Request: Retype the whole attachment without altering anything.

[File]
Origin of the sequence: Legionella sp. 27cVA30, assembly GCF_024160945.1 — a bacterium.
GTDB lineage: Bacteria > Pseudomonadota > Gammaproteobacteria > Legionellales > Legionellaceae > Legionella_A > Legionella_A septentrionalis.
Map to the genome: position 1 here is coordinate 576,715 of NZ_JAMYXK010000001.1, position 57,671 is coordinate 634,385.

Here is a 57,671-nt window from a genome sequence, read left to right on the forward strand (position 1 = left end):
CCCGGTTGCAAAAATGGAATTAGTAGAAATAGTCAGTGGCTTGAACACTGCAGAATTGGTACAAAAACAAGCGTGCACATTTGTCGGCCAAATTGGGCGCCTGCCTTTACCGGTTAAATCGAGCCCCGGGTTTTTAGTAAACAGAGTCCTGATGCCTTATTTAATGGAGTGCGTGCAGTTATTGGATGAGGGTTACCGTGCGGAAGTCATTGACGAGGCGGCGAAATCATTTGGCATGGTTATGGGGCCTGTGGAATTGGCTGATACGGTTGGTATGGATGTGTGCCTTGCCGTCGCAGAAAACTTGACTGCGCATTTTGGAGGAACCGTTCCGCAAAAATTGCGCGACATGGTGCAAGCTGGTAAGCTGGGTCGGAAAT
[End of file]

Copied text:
Origin of the sequence: Legionella sp. 27cVA30, assembly GCF_024160945.1 — a bacterium.
GTDB lineage: Bacteria > Pseudomonadota > Gammaproteobacteria > Legionellales > Legionellaceae > Legionella_A > Legionella_A septentrionalis.
Map to the genome: position 1 here is coordinate 576,715 of NZ_JAMYXK010000001.1, position 57,671 is coordinate 634,385.

Here is a 57,671-nt window from a genome sequence, read left to right on the forward strand (position 1 = left end):
CCCGGTTGCAAAAATGGAATTAGTAGAAATAGTCAGTGGCTTGAACACTGCAGAATTGGTACAAAAACAAGCGTGCACATTTGTCGGCCAAATTGGGCGCCTGCCTTTACCGGTTAAATCGAGCCCCGGGTTTTTAGTAAACAGAGTCCTGATGCCTTATTTAATGGAGTGCGTGCAGTTATTGGATGAGGGTTACCGTGCGGAAGTCATTGACGAGGCGGCGAAATCATTTGGCATGGTTATGGGGCCTGTGGAATTGGCTGATACGGTTGGTATGGATGTGTGCCTTGCCGTCGCAGAAAACTTGACTGCGCATTTTGGAGGAACCGTTCCGCAAAAATTGCGCGACATGGTGCAAGCTGGTAAGCTGGGTCGGAAAT